5.9.03 - On May 5, a standing-room-only audience including QUALCOMM founder Irwin Jacobs was on hand as UCSD launched a new lecture series about information theory and its applications ranging for the biological sciences to electronics. The Shannon Memorial Lecture is named for Claude E. Shannon, the father of information theory, and the annual lectureship was conceived, organized, and funded by Jack Wolf, the Steven O. Rice Professor in UCSD's Center for Magnetic Recording Research (CMRR). The committee established to select the annual lecturer is led by Richard Attiyeh, UCSD's Vice Chancellor of Research, and co-chaired by QUALCOMM co-founder Andrew Viterbi and CMRR director Paul Siegel.
The inaugural-event turnout was in large part due to the stature of the principal speaker and his topic. Cornell University's Toby Berger spoke on "Information Theory and Real Neural Nets." By 'real,' Berger explained, his focus was on sensory signal processing in living beings, especially humans. "It boils down to neurons and the connections among them," said Berger. "Everything you see, hear, feel, every movement, all of your thoughts, even emotions and personality, can be explained ultimately in terms of patterns of activity in networks of neurons."
Berger is the Irwin and Joan Jacobs Professor of Engineering in the School of Electrical and Computer Engineering at Cornell University [Irwin Jacobs' alma mater]. "It's good to have a chance to get back at Toby," Jacobs said in introducing him. "One time when I spoke at Cornell, he had to introduce me, and managed to locate my original application from high school to Cornell, and he reminded the audience that I started at the hotel school, not engineering!" [Berger's wife Florence, who was in the audience, is a professor at Cornell's School of Hotel Administration.] Jacobs credited Claude Shannon with influencing his decision to go into communications theory and, ultimately, the code division multiple access wireless technology on which QUALCOMM is based.
In opening the session, UCSD's Wolf thanked both CMRR and the California Institute for Telecommunications and Information Technology [Calit²] for co-sponsoring the event, including a live webcast on the Internet. The proceedings are now archived for on-demand viewing at http://earth.ucsd.edu:8080/ramgen/calit2/tobyberger.smi [RealPlayer required].
According to Berger, neural signaling in the human brain can be modeled as a time-discrete binary random field. "The brain delivers some 1015 binary digits (to their destinations) several hundred times per second," he explained. "Although the Internet perhaps also moves several hundred petabits during one second, it has many relay nodes and therefore may deliver less information per second to its destination than does a single brain. Certainly, the Internet does not compute and transmit to all intended destinations a new petabit 2.5 milliseconds later that depends intimately on the values assumed by the previous one. Since the computing power and especially the communicating power of an individual neuron are relatively weak compared to those of modern electronic computer logic elements, we reach the inescapable conclusion that the brain's celebrated computing prowess must stem in considerable measure from its topological connectivity."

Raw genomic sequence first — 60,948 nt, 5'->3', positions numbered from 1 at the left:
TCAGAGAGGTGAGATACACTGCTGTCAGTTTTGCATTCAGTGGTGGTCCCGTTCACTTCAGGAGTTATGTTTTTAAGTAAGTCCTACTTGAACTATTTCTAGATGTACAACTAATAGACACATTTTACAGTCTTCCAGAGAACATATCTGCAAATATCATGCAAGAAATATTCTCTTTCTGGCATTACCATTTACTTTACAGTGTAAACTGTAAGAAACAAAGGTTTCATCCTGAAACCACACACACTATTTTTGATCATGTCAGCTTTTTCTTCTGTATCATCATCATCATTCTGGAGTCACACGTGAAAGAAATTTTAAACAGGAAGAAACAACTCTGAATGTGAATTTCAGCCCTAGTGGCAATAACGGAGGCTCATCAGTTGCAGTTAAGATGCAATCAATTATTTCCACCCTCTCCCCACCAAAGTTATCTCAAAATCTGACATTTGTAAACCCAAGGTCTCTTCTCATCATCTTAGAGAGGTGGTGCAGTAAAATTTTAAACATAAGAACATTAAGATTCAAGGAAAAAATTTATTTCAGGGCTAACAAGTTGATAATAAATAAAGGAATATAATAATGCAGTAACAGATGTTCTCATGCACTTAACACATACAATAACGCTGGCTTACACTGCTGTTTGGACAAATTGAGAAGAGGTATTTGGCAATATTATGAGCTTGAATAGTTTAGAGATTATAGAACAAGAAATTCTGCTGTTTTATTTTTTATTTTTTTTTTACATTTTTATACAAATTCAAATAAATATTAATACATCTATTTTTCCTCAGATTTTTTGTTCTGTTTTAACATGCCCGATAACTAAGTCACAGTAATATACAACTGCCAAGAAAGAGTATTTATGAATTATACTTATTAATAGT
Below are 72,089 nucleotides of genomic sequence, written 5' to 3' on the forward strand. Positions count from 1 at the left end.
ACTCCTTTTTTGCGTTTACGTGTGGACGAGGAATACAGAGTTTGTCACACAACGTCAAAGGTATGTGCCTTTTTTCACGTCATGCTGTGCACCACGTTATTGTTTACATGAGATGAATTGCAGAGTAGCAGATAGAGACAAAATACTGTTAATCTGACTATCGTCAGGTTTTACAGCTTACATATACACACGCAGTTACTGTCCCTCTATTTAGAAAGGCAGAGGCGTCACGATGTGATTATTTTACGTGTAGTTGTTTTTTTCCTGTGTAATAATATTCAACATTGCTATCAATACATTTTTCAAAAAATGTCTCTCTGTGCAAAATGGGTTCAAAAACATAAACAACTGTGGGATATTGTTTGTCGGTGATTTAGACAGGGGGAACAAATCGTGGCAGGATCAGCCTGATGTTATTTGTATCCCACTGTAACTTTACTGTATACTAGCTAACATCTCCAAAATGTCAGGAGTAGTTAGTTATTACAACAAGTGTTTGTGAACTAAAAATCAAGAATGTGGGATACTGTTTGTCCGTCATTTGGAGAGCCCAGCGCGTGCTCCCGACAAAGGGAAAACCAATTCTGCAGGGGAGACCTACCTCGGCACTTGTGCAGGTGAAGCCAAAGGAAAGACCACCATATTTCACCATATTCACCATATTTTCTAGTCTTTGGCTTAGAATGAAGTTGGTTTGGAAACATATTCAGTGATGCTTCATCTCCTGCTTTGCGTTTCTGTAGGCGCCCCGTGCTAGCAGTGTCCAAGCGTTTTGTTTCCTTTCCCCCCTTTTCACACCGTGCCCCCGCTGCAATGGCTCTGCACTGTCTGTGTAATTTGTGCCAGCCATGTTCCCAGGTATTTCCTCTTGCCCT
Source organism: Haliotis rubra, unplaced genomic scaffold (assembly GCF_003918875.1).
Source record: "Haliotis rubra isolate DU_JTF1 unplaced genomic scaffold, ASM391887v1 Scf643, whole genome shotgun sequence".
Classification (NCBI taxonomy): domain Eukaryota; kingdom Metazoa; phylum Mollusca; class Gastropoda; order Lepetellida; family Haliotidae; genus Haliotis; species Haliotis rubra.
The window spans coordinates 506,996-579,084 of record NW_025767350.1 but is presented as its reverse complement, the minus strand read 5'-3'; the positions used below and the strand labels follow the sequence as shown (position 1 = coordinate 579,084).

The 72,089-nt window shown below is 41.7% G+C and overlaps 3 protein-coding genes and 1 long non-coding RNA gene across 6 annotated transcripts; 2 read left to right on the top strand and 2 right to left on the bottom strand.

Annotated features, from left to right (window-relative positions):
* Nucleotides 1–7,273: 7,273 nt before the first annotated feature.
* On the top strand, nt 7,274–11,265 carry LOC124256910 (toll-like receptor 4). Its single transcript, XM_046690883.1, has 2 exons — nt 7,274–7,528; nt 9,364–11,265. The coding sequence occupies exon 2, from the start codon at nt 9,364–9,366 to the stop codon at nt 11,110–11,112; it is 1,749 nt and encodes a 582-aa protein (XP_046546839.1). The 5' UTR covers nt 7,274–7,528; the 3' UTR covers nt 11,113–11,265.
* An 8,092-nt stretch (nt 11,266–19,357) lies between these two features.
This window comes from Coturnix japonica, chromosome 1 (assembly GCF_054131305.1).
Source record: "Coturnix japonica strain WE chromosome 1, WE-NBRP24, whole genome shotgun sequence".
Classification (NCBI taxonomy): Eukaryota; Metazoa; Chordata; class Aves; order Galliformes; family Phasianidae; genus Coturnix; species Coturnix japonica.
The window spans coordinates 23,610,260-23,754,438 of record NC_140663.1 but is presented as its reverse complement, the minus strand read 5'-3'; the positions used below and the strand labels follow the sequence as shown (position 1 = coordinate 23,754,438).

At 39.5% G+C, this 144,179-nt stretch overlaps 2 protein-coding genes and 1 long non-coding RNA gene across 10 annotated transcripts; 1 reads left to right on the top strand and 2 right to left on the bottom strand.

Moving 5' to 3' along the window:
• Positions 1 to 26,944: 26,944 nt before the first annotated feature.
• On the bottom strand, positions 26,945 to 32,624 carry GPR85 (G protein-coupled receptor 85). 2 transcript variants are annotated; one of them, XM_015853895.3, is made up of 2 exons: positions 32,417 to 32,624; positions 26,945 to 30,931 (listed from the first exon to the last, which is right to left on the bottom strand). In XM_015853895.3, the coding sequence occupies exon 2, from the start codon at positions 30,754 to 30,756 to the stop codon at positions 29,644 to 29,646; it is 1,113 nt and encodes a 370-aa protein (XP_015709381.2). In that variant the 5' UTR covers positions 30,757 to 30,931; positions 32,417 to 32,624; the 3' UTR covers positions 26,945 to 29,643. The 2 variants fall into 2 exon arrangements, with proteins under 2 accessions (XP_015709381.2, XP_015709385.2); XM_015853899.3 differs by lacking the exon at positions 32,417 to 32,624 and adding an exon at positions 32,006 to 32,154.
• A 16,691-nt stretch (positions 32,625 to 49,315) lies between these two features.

In his lecture, Berger discussed how to model neural regions responsible for sensory perception as time-discrete, finite-memory channels with feedback. The input and output spaces of these regions are binary vectors that possess millions of components. The channel's latest output vector, which serves also as the channel state, gets fed back to the channel input. Berger says his research shows that energy efficient information transmission across such neural regions necessarily results in an output process that is first-order Markovian, though not necessarily homogeneous. Likewise, the joint (input, output) is first-order Markov, though the input process is not necessarily Markov.
"How the brain goes about assuring that the sensory information that gets conveyed within and among its application-specific neural regions is the information that is most pertinent to the tasks that need to be addressed is only vaguely understood at present," said Berger. "We suggest an approach to energy-efficient joint source-channel neural coding of sensory information based on extensions of concepts from multiterminal information theory coupled with ideas from recursive estimation theory."
Toby Berger http://people.ece.cornell.edu/berger/
"Claude Shannon: Father of the Information Age" [Video] http://webcast.ucsd.edu:8080/ramgen/
Shannon Symposium [October 2001] http://www.calit2.net/events/2001/shannon_01.html